The George Municipality is considering urgent measures to try save local trees from a new borer beetle infestation and is appealing to citizens to help report signs of infection.
George Municipality Director Community Services, Walter Hendricks, said reports of the Polyphagous Shot Hole Borer (PSHB) or Euwallacea fornicatus and its associated fungus killing trees in other parts of the country sparked an investigation into a possible local infestation. “Our fears were confirmed and advanced infection was detected in several large trees in Donneraile Square, Van Riebeeck Gardens, and Camphersdrift. This was just a cursory investigation to confirm the threat, but we expect to discover more. George is a tree-rich city and we are concerned for our residential trees as well as surrounding farms and forestry,” said Hendricks.
The PSHB beetle is relatively new to South Africa and a possible viable commercial chemical fungicide is currently only available wholesale. The George Municipality and other local role players are meeting with University of Pretoria Professor Wilhelm de Beer of the Ambrosia Beetle Working Group next week to discuss possible control strategies. “The municipality will also be consulting with other local authorities to investigate all options in dealing with this disease as effectively as possible,” said Hendricks.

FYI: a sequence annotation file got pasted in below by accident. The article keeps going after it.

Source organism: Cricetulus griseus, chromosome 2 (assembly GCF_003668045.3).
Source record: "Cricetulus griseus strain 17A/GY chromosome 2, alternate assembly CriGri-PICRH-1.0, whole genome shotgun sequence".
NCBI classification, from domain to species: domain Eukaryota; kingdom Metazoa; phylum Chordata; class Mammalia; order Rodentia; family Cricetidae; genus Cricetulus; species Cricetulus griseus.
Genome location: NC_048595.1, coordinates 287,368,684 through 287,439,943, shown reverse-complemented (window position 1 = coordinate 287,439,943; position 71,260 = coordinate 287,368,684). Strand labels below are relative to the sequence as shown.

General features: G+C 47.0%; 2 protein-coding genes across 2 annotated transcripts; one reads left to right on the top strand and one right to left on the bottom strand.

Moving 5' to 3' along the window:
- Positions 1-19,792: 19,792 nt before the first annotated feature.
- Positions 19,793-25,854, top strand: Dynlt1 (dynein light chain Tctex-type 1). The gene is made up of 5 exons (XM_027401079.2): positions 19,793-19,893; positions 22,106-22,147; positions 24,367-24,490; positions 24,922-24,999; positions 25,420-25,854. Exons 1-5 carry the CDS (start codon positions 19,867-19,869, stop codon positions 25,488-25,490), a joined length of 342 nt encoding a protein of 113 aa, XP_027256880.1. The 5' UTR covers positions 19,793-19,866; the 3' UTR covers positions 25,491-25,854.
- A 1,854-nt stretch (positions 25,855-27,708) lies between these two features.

The PSHB and its fungus were first discovered in South Africa during a routine survey for tree pests at the KwaZulu-Natal Botanical Gardens last year. It is a 2mm long ambrosia beetle native to Southeast Asia and carries several fungal species with it. It bores through the bark into the sapwood of trees and inoculates the fungus into living wood. The fungus grows in the beetle’s tunnels and serves as food for its larvae. In susceptible trees, the fungus can spread through the sapwood causing disease and even death.
The situation is worsened by the fact that the beetle and fungus are not host-specific but seems to be affecting a wide range of indigenous and exotic trees, including Chinese and Japanese maple, plane trees, Kapok trees, paperbark acacia, wild plum, dwarf corral and common corral. Overseas surveys have also indicated susceptibility of important crop trees such as avocado, macadamia, pecan, peach, orange, and grapevine.
Symptoms most seen on trees in George so far are small elevated blue-black lesions on the bark resembling shotgun wounds or cigarette burns. Other symptoms include patches of white powdered wood on the bark surrounding entrance holes of beetle tunnels and blotches of oozing resin on the bark.
The municipality appeals to the public to inspect the trees on their properties as well in parks and sidewalks and to report the occurrence of symptoms to firstname.lastname@example.org Please include the physical position or address where the trees are standing as well as the symptoms. Photographs of the extent of the infections are welcome.